The One Anti-Inflammatory Vitamin That Basically Gets Rid Of Belly Fat, According To Nutritionists

May 22, 2019 by Lisa Fogarty
shefinds | Food


Vitamin D

Who would have thought the sunshine vitamin — AKA vitamin D — could do more than strengthen bones and give you healthier teeth and hair?

But new research is finding an interesting link between vitamin D and belly fat.


Researchers presenting at the European Society of Endocrinology studied the diets of 7,000 participants. They found that people with higher levels of abdominal fat — and the highest levels — just so happen to also have the lowest levels of vitamin D.


According to a press release, Lead researcher Rachida Rafiq of VU University Medical Center in Amsterdam said: “Although we did not measure vitamin D deficiency in our study, the strong relationship between increasing amounts of abdominal fat and lower levels of vitamin D suggests that individuals with larger waistlines are at a greater risk of developing deficiency, and should consider having their vitamin D levels checked.”

orange juice

The first thing to do prior to starting a supplement regimen is to ask your doctor for blood work so that you can check whether you have a vitamin D (or any other) deficiency.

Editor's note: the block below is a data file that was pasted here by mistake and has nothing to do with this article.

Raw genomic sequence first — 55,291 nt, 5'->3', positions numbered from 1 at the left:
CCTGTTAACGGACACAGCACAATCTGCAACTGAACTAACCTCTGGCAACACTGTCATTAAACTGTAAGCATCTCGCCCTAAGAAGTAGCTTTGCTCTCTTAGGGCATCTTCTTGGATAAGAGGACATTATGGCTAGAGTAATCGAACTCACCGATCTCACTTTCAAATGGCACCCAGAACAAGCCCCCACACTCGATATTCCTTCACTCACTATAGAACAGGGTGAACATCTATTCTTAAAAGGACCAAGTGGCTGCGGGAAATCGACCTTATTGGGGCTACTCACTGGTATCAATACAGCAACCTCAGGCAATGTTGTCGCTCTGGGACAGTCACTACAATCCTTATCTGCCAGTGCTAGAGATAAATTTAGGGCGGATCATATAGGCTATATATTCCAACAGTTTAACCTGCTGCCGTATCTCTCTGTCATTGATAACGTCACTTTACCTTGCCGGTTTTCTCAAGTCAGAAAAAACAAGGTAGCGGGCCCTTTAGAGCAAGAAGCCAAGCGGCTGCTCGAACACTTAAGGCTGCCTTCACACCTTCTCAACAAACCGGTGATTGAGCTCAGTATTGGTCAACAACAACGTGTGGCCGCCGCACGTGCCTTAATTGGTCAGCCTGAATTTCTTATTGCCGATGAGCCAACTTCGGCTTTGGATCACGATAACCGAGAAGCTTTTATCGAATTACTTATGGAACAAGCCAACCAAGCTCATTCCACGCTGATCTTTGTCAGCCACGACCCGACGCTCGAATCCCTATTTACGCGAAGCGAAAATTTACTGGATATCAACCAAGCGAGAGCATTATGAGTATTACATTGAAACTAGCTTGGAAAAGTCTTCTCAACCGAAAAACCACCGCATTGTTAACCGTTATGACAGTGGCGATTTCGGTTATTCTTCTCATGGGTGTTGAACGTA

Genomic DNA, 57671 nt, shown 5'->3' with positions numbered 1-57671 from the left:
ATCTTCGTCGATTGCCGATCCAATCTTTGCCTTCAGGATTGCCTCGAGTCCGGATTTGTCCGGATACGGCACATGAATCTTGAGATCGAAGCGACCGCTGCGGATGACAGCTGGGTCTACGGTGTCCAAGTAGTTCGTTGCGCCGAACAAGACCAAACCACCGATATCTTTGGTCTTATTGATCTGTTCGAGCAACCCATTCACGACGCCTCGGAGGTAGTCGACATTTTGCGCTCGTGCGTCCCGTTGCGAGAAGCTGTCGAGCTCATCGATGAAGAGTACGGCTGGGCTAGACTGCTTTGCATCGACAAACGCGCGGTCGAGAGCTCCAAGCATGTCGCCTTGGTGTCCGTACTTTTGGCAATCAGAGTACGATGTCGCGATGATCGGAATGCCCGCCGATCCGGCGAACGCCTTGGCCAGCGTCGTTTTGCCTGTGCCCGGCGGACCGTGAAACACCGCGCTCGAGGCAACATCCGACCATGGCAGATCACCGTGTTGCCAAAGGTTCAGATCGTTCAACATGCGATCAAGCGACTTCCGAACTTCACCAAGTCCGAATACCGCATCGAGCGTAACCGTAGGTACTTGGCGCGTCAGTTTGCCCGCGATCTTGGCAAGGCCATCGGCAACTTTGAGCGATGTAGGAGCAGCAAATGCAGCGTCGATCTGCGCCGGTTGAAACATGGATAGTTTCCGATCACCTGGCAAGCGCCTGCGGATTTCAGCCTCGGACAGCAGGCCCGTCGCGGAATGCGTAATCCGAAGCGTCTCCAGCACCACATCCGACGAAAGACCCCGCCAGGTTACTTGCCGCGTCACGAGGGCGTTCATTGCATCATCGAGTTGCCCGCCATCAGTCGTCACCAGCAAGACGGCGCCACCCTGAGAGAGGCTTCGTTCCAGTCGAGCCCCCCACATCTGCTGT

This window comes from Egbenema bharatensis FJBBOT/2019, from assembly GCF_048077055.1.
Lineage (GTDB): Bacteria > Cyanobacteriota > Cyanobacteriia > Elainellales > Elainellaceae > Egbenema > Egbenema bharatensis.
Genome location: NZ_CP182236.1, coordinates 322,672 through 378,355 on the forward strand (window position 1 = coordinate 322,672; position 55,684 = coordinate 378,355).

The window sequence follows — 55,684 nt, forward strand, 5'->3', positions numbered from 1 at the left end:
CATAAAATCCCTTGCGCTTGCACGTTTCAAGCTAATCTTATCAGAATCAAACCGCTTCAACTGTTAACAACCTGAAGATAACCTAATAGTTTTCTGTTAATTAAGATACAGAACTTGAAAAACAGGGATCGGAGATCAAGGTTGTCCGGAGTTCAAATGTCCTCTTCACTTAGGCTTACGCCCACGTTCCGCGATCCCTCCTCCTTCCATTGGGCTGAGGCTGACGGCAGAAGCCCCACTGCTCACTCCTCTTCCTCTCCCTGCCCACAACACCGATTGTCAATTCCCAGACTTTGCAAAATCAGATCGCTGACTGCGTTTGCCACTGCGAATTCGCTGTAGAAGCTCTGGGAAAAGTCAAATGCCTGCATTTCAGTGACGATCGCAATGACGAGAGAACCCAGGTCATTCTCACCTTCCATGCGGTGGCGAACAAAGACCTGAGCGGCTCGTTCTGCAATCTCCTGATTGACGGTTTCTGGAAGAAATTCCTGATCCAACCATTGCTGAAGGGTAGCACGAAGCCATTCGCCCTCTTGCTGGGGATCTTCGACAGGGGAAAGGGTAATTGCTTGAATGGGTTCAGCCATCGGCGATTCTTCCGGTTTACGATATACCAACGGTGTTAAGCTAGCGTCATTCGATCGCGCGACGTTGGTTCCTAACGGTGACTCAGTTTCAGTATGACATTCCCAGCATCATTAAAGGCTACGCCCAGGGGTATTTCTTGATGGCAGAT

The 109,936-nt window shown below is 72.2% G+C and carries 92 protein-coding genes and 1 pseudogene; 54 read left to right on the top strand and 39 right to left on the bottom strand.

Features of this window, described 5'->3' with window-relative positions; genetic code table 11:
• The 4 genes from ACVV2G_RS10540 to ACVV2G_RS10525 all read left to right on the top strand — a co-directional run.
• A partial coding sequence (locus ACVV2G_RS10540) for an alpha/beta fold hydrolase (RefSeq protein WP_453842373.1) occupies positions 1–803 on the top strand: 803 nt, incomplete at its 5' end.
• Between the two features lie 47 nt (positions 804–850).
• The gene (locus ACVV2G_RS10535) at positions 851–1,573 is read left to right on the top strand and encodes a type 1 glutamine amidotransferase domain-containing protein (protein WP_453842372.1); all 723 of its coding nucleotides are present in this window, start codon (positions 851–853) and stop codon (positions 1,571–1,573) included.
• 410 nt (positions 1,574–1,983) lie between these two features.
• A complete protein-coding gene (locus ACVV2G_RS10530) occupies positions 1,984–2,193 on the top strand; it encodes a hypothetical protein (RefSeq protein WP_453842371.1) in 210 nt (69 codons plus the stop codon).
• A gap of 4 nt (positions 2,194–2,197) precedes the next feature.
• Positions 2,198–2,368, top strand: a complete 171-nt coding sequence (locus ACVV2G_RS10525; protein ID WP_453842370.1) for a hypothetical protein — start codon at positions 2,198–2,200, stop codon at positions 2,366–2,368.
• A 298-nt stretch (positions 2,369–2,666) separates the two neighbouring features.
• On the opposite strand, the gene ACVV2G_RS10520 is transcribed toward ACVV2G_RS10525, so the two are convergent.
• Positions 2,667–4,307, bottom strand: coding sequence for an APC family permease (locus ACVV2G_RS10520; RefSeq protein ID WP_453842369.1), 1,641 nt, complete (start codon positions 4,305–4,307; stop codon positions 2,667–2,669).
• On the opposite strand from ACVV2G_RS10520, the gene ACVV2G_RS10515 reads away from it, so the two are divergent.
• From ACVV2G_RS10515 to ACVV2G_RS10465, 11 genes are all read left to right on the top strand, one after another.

Taking additional vitamin D when your diet and/or sun exposure is already providing it won’t do much to help you lose weight or burn belly fat.


There isn’t enough science-backed information to say conclusively that obesity can be caused by a vitamin D deficiency. But if you feel you may be low in the nutrient, foods that contain Vitamin D include milk, eggs, salmon, fortified cereals, and mushrooms.

Unfortunately, few foods contain vitamin D and a better way to get the vitamin is via sunshine and supplements.

woman eating

There’s a bit of discord concerning how much vitamin D is recommended each day. The Vitamin D Council recommends 5,000 IU of vitamin D3 daily, while the Institute of Medicine cites a lower amount — 4,000 IU.

The best way to determine what’s right for you is to talk to your doctor.


Lisa Fogarty is a lifestyle writer and reporter based in New York who covers health, wellness, relationships, sex, beauty, and parenting.

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